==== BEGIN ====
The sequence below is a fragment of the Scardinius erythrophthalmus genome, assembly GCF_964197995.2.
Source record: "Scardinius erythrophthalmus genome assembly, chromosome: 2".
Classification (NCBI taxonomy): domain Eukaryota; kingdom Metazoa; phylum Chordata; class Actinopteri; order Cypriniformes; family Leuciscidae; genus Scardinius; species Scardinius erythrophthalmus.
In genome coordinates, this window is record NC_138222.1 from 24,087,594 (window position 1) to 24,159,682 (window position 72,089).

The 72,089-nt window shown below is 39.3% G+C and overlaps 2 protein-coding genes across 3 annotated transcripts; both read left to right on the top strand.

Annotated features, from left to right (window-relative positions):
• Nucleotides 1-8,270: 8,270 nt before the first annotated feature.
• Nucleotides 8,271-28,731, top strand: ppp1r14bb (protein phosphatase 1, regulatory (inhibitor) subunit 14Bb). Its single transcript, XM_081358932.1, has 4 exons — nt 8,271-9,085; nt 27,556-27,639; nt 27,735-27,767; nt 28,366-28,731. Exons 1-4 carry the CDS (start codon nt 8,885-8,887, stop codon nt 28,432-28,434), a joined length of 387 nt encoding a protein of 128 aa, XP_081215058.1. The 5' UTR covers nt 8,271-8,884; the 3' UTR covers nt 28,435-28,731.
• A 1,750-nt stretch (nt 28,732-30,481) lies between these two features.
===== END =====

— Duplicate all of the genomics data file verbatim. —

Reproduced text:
The sequence below is a fragment of the Scardinius erythrophthalmus genome, assembly GCF_964197995.2.
Source record: "Scardinius erythrophthalmus genome assembly, chromosome: 2".
Classification (NCBI taxonomy): domain Eukaryota; kingdom Metazoa; phylum Chordata; class Actinopteri; order Cypriniformes; family Leuciscidae; genus Scardinius; species Scardinius erythrophthalmus.
In genome coordinates, this window is record NC_138222.1 from 24,087,594 (window position 1) to 24,159,682 (window position 72,089).

The 72,089-nt window shown below is 39.3% G+C and overlaps 2 protein-coding genes across 3 annotated transcripts; both read left to right on the top strand.

Annotated features, from left to right (window-relative positions):
• Nucleotides 1-8,270: 8,270 nt before the first annotated feature.
• Nucleotides 8,271-28,731, top strand: ppp1r14bb (protein phosphatase 1, regulatory (inhibitor) subunit 14Bb). Its single transcript, XM_081358932.1, has 4 exons — nt 8,271-9,085; nt 27,556-27,639; nt 27,735-27,767; nt 28,366-28,731. Exons 1-4 carry the CDS (start codon nt 8,885-8,887, stop codon nt 28,432-28,434), a joined length of 387 nt encoding a protein of 128 aa, XP_081215058.1. The 5' UTR covers nt 8,271-8,884; the 3' UTR covers nt 28,435-28,731.
• A 1,750-nt stretch (nt 28,732-30,481) lies between these two features.